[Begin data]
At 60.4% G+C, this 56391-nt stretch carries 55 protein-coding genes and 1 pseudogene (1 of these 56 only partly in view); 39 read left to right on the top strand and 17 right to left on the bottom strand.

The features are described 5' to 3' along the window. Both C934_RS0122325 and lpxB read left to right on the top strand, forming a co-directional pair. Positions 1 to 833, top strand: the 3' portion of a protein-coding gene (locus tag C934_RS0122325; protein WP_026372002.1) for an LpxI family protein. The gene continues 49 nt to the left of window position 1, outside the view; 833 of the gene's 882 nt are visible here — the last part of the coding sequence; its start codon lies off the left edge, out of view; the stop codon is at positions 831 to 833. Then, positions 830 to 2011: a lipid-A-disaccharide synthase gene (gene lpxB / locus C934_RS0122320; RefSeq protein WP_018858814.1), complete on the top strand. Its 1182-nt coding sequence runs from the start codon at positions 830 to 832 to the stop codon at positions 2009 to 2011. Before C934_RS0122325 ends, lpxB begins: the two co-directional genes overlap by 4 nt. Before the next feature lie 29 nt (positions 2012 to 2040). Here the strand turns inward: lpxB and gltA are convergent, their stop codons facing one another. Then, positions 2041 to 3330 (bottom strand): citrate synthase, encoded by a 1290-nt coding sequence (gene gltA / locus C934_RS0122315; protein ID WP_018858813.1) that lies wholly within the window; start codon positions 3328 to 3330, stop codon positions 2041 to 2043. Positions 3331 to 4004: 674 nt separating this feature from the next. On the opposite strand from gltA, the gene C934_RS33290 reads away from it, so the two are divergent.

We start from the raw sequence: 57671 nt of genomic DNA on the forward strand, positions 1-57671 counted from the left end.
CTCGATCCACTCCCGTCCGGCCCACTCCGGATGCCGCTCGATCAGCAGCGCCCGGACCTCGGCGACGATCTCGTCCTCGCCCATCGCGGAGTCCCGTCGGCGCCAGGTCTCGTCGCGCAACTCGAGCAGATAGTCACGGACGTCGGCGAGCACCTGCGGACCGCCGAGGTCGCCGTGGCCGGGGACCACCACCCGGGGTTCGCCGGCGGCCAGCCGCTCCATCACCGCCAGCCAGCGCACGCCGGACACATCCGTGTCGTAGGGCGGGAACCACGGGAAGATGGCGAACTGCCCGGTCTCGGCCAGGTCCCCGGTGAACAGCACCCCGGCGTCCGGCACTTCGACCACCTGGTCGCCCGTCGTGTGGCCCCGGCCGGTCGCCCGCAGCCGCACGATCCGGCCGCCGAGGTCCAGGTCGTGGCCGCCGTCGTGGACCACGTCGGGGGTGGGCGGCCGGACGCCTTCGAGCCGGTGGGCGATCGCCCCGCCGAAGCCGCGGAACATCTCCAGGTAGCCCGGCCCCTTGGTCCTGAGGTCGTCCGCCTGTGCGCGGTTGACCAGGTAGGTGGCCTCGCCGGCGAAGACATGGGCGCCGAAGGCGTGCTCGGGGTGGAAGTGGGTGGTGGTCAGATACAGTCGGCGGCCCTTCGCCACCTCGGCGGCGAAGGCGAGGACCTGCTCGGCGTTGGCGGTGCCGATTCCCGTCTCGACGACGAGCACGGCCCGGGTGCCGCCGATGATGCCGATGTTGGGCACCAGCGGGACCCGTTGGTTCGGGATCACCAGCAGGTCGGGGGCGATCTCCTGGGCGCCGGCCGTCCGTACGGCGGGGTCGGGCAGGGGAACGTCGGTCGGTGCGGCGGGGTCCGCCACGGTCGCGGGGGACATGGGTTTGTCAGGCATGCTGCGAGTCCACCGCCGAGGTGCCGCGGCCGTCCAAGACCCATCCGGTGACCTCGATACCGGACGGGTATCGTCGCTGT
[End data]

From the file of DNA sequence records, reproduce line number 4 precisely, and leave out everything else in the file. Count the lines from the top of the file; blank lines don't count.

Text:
CTCGATCCACTCCCGTCCGGCCCACTCCGGATGCCGCTCGATCAGCAGCGCCCGGACCTCGGCGACGATCTCGTCCTCGCCCATCGCGGAGTCCCGTCGGCGCCAGGTCTCGTCGCGCAACTCGAGCAGATAGTCACGGACGTCGGCGAGCACCTGCGGACCGCCGAGGTCGCCGTGGCCGGGGACCACCACCCGGGGTTCGCCGGCGGCCAGCCGCTCCATCACCGCCAGCCAGCGCACGCCGGACACATCCGTGTCGTAGGGCGGGAACCACGGGAAGATGGCGAACTGCCCGGTCTCGGCCAGGTCCCCGGTGAACAGCACCCCGGCGTCCGGCACTTCGACCACCTGGTCGCCCGTCGTGTGGCCCCGGCCGGTCGCCCGCAGCCGCACGATCCGGCCGCCGAGGTCCAGGTCGTGGCCGCCGTCGTGGACCACGTCGGGGGTGGGCGGCCGGACGCCTTCGAGCCGGTGGGCGATCGCCCCGCCGAAGCCGCGGAACATCTCCAGGTAGCCCGGCCCCTTGGTCCTGAGGTCGTCCGCCTGTGCGCGGTTGACCAGGTAGGTGGCCTCGCCGGCGAAGACATGGGCGCCGAAGGCGTGCTCGGGGTGGAAGTGGGTGGTGGTCAGATACAGTCGGCGGCCCTTCGCCACCTCGGCGGCGAAGGCGAGGACCTGCTCGGCGTTGGCGGTGCCGATTCCCGTCTCGACGACGAGCACGGCCCGGGTGCCGCCGATGATGCCGATGTTGGGCACCAGCGGGACCCGTTGGTTCGGGATCACCAGCAGGTCGGGGGCGATCTCCTGGGCGCCGGCCGTCCGTACGGCGGGGTCGGGCAGGGGAACGTCGGTCGGTGCGGCGGGGTCCGCCACGGTCGCGGGGGACATGGGTTTGTCAGGCATGCTGCGAGTCCACCGCCGAGGTGCCGCGGCCGTCCAAGACCCATCCGGTGACCTCGATACCGGACGGGTATCGTCGCTGT